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Summary:

According to a new survey by CSC, cloud computing is not the money saver it’s sometimes made out to be. But don’t fret — it’s still a very valuable delivery model for IT resources. The cloud brings with a wealth of benefits around mobility, efficiency and jobs.

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Cloud computing is not the money saver it’s sometimes made out to be. But don’t fret — it’s still a very valuable delivery model for IT resources, according to a new survey by systems integrator Computer Science Corporation.

While cost savings, where present, were small among the survey’s 3,645 respondents — under $20,000 in 35 percent of cases — the cloud brings a wealth of benefits around mobility, efficiency and, believe it or not, jobs. Mobility, the ability to access applications and data from a variety of end-user devices, was actually the No.1 reason respondents gave for adopting cloud computing. The survey results aren’t entirely surprising when one considers ideal cloud use cases, especially with regard to infrastructure-as-a-service clouds.

For IaaS, the delivery model is arguably best-suited for handling dynamic or unknown workloads because organizations don’t have to overprovision resources before launching their applications. It’s also very helpful for testing and development, ad hoc applications, and other workloads where companies don’t want to buy and manage physical servers and storage. Cloud computing very likely will cost more in the long haul, but it’s very valuable in the short term, which explains Zynga’s hybrid Z Cloud infrastructure, for example.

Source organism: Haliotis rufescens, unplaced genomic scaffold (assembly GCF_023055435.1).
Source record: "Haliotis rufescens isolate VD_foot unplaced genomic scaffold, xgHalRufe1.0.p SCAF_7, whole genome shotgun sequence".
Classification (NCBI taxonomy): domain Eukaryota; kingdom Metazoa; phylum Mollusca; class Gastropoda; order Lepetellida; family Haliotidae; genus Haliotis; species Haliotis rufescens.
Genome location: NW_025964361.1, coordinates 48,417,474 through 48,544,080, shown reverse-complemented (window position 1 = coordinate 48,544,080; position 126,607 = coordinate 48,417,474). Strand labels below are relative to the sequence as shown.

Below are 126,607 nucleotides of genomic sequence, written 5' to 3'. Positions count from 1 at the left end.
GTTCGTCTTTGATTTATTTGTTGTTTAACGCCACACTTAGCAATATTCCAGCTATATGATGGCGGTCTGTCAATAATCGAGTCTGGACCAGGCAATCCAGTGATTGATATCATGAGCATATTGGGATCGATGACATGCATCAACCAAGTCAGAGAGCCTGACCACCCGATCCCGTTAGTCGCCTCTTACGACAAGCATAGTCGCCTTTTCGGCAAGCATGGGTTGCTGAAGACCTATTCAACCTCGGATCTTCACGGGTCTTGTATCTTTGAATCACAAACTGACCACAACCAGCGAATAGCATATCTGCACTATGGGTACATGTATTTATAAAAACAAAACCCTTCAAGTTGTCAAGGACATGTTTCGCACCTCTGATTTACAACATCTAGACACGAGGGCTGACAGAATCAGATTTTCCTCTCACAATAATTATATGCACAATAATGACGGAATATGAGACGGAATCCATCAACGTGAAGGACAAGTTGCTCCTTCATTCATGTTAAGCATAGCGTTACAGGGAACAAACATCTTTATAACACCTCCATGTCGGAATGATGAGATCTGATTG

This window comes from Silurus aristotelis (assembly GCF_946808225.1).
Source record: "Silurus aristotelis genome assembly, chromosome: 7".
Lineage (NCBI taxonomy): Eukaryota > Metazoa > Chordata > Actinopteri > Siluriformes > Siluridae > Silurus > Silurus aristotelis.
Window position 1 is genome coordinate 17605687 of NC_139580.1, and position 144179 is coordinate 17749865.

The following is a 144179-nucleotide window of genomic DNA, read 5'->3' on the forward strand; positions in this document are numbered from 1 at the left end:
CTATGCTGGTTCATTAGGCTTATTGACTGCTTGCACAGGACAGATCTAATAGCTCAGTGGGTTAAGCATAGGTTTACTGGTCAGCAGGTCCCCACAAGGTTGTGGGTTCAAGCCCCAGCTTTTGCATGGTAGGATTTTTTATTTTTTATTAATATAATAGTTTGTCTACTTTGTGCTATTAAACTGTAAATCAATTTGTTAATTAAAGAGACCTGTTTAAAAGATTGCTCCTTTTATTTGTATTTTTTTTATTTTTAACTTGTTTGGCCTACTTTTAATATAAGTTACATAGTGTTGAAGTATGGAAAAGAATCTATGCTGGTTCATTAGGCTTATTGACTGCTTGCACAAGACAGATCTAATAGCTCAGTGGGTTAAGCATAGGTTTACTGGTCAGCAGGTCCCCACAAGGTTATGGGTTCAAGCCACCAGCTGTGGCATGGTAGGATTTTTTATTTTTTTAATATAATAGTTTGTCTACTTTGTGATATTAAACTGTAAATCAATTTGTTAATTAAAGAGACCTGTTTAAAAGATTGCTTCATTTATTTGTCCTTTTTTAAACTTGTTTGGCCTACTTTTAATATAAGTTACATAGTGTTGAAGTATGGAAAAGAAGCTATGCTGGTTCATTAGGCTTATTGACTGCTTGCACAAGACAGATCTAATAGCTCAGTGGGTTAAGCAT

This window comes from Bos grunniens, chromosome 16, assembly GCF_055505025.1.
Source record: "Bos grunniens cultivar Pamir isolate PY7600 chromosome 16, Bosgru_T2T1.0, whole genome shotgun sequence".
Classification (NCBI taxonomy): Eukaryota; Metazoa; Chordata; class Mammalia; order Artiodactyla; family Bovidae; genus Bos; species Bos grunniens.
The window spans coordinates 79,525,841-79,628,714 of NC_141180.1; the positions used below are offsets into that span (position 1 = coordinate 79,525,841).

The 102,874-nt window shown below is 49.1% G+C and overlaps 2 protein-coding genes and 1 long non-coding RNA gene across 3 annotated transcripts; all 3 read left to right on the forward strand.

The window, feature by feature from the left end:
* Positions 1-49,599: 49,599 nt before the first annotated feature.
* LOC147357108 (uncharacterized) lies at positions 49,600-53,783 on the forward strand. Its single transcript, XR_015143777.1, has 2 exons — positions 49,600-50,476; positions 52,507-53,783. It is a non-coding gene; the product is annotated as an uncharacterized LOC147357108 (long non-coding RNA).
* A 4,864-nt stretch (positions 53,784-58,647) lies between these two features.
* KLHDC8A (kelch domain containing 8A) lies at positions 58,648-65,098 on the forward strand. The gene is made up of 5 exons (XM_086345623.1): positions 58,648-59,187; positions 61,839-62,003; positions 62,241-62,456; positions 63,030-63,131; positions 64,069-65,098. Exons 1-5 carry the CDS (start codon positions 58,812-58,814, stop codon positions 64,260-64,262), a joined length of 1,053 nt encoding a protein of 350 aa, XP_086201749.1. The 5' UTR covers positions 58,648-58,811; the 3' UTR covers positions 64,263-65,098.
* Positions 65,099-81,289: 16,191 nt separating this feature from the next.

Of course, some companies — including Netflix — have decided that cloud computing’s flexibility and minimal requirement for hardware ownership (and management) make it worth sticking with. Earlier this year, video startup Animoto suggested to me that running a GPU farm on Amazon Web Services cost slightly more than running its own in a colocation facility, but stuck with AWS to save itself the hassle of managing servers, switches and everything that goes along with running a data center.

And, as the survey suggests, even software as a service and platform as a service are all about simpicity. Sure, companies will save some money on enterprise licenses in most cases, but the real value is in making it much easier to launch, manage and access business applications.

The highlights of the CSC survey are included in the infographic below. The full results can be found here.

Feature image courtesy of Flickr user Monochrome.

  1. Chris Barnhart Monday, December 5, 2011

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  2. Survey: Cloud isn’t a cost panacea, but few expect it to be http://t.co/Lpnb2OK6 #Cloudcomputing

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  5. Web Tech Update Monday, December 5, 2011

    Survey: Cloud isn’t a cost panacea, but few expect it to be: Cloud computing is not the money saver it’s sometim… http://t.co/nZF2YvtF

  6. Crunked On Tech Monday, December 5, 2011

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  8. Ray Informatics Monday, December 5, 2011

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  10. Survey: Cloud isn’t a cost panacea, but few expect it to be: Cloud computing is not the money saver it’s sometim… http://t.co/SbjgO4Tz

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